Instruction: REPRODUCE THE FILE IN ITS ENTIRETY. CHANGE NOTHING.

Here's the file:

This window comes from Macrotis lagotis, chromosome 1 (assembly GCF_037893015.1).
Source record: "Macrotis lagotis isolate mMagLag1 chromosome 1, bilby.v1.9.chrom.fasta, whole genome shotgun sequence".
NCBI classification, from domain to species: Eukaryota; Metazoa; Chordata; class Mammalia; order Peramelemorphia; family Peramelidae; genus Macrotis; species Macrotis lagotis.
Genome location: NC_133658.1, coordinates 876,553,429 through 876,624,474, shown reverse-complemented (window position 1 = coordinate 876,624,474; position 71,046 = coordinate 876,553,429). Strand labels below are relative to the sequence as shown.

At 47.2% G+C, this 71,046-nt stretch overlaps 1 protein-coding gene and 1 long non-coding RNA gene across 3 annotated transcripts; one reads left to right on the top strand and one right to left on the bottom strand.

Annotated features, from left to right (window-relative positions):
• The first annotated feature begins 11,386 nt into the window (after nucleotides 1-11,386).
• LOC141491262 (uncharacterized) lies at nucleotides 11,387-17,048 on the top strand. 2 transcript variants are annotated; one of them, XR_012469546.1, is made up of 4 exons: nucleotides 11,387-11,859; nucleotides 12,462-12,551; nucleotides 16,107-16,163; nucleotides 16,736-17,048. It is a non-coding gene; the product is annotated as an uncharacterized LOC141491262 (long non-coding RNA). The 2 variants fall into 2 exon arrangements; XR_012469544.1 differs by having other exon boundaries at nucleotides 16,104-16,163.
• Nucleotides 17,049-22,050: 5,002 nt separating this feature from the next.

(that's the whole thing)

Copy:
This window comes from Macrotis lagotis, chromosome 1 (assembly GCF_037893015.1).
Source record: "Macrotis lagotis isolate mMagLag1 chromosome 1, bilby.v1.9.chrom.fasta, whole genome shotgun sequence".
NCBI classification, from domain to species: Eukaryota; Metazoa; Chordata; class Mammalia; order Peramelemorphia; family Peramelidae; genus Macrotis; species Macrotis lagotis.
Genome location: NC_133658.1, coordinates 876,553,429 through 876,624,474, shown reverse-complemented (window position 1 = coordinate 876,624,474; position 71,046 = coordinate 876,553,429). Strand labels below are relative to the sequence as shown.

At 47.2% G+C, this 71,046-nt stretch overlaps 1 protein-coding gene and 1 long non-coding RNA gene across 3 annotated transcripts; one reads left to right on the top strand and one right to left on the bottom strand.

Annotated features, from left to right (window-relative positions):
• The first annotated feature begins 11,386 nt into the window (after nucleotides 1-11,386).
• LOC141491262 (uncharacterized) lies at nucleotides 11,387-17,048 on the top strand. 2 transcript variants are annotated; one of them, XR_012469546.1, is made up of 4 exons: nucleotides 11,387-11,859; nucleotides 12,462-12,551; nucleotides 16,107-16,163; nucleotides 16,736-17,048. It is a non-coding gene; the product is annotated as an uncharacterized LOC141491262 (long non-coding RNA). The 2 variants fall into 2 exon arrangements; XR_012469544.1 differs by having other exon boundaries at nucleotides 16,104-16,163.
• Nucleotides 17,049-22,050: 5,002 nt separating this feature from the next.